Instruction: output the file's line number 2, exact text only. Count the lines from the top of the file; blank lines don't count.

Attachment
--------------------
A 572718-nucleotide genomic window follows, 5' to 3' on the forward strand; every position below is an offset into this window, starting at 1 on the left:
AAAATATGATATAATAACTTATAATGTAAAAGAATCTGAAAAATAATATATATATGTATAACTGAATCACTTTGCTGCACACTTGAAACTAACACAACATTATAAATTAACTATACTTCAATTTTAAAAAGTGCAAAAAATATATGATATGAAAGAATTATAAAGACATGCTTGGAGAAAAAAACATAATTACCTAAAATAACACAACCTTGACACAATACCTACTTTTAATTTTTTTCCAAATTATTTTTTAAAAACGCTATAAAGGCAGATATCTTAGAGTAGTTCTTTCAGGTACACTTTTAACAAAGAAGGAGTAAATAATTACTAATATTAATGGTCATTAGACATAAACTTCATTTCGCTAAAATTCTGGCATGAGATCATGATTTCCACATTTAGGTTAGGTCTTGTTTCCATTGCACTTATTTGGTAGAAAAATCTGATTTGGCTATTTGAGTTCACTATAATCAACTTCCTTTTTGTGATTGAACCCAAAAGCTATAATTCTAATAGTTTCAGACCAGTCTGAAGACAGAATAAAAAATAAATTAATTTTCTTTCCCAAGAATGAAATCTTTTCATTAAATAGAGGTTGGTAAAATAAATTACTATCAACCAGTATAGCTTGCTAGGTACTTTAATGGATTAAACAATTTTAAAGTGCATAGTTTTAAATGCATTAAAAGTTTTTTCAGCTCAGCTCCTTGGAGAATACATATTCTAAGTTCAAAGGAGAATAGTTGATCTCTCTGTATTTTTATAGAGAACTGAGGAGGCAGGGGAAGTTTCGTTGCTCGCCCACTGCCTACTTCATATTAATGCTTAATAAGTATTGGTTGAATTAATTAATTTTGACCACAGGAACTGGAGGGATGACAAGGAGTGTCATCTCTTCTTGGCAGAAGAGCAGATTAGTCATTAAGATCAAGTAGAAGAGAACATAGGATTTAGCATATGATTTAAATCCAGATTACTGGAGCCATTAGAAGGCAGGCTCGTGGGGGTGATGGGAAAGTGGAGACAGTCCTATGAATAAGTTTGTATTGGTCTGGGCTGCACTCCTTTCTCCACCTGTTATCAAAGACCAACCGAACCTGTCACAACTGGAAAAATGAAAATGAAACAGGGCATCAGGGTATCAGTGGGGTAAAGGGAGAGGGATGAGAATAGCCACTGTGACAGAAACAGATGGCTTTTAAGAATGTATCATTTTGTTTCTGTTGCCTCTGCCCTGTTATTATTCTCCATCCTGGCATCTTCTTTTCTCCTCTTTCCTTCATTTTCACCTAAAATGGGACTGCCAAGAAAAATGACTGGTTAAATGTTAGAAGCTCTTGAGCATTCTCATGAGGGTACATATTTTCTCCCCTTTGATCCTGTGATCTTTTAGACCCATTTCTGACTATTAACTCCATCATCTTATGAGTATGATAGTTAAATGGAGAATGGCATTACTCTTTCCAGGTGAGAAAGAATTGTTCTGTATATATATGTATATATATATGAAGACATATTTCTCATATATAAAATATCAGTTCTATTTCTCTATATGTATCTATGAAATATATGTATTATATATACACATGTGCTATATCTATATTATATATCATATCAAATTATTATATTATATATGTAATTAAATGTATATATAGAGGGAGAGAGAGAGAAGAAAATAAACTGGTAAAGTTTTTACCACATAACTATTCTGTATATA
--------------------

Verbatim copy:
AAAATATGATATAATAACTTATAATGTAAAAGAATCTGAAAAATAATATATATATGTATAACTGAATCACTTTGCTGCACACTTGAAACTAACACAACATTATAAATTAACTATACTTCAATTTTAAAAAGTGCAAAAAATATATGATATGAAAGAATTATAAAGACATGCTTGGAGAAAAAAACATAATTACCTAAAATAACACAACCTTGACACAATACCTACTTTTAATTTTTTTCCAAATTATTTTTTAAAAACGCTATAAAGGCAGATATCTTAGAGTAGTTCTTTCAGGTACACTTTTAACAAAGAAGGAGTAAATAATTACTAATATTAATGGTCATTAGACATAAACTTCATTTCGCTAAAATTCTGGCATGAGATCATGATTTCCACATTTAGGTTAGGTCTTGTTTCCATTGCACTTATTTGGTAGAAAAATCTGATTTGGCTATTTGAGTTCACTATAATCAACTTCCTTTTTGTGATTGAACCCAAAAGCTATAATTCTAATAGTTTCAGACCAGTCTGAAGACAGAATAAAAAATAAATTAATTTTCTTTCCCAAGAATGAAATCTTTTCATTAAATAGAGGTTGGTAAAATAAATTACTATCAACCAGTATAGCTTGCTAGGTACTTTAATGGATTAAACAATTTTAAAGTGCATAGTTTTAAATGCATTAAAAGTTTTTTCAGCTCAGCTCCTTGGAGAATACATATTCTAAGTTCAAAGGAGAATAGTTGATCTCTCTGTATTTTTATAGAGAACTGAGGAGGCAGGGGAAGTTTCGTTGCTCGCCCACTGCCTACTTCATATTAATGCTTAATAAGTATTGGTTGAATTAATTAATTTTGACCACAGGAACTGGAGGGATGACAAGGAGTGTCATCTCTTCTTGGCAGAAGAGCAGATTAGTCATTAAGATCAAGTAGAAGAGAACATAGGATTTAGCATATGATTTAAATCCAGATTACTGGAGCCATTAGAAGGCAGGCTCGTGGGGGTGATGGGAAAGTGGAGACAGTCCTATGAATAAGTTTGTATTGGTCTGGGCTGCACTCCTTTCTCCACCTGTTATCAAAGACCAACCGAACCTGTCACAACTGGAAAAATGAAAATGAAACAGGGCATCAGGGTATCAGTGGGGTAAAGGGAGAGGGATGAGAATAGCCACTGTGACAGAAACAGATGGCTTTTAAGAATGTATCATTTTGTTTCTGTTGCCTCTGCCCTGTTATTATTCTCCATCCTGGCATCTTCTTTTCTCCTCTTTCCTTCATTTTCACCTAAAATGGGACTGCCAAGAAAAATGACTGGTTAAATGTTAGAAGCTCTTGAGCATTCTCATGAGGGTACATATTTTCTCCCCTTTGATCCTGTGATCTTTTAGACCCATTTCTGACTATTAACTCCATCATCTTATGAGTATGATAGTTAAATGGAGAATGGCATTACTCTTTCCAGGTGAGAAAGAATTGTTCTGTATATATATGTATATATATATGAAGACATATTTCTCATATATAAAATATCAGTTCTATTTCTCTATATGTATCTATGAAATATATGTATTATATATACACATGTGCTATATCTATATTATATATCATATCAAATTATTATATTATATATGTAATTAAATGTATATATAGAGGGAGAGAGAGAGAAGAAAATAAACTGGTAAAGTTTTTACCACATAACTATTCTGTATATA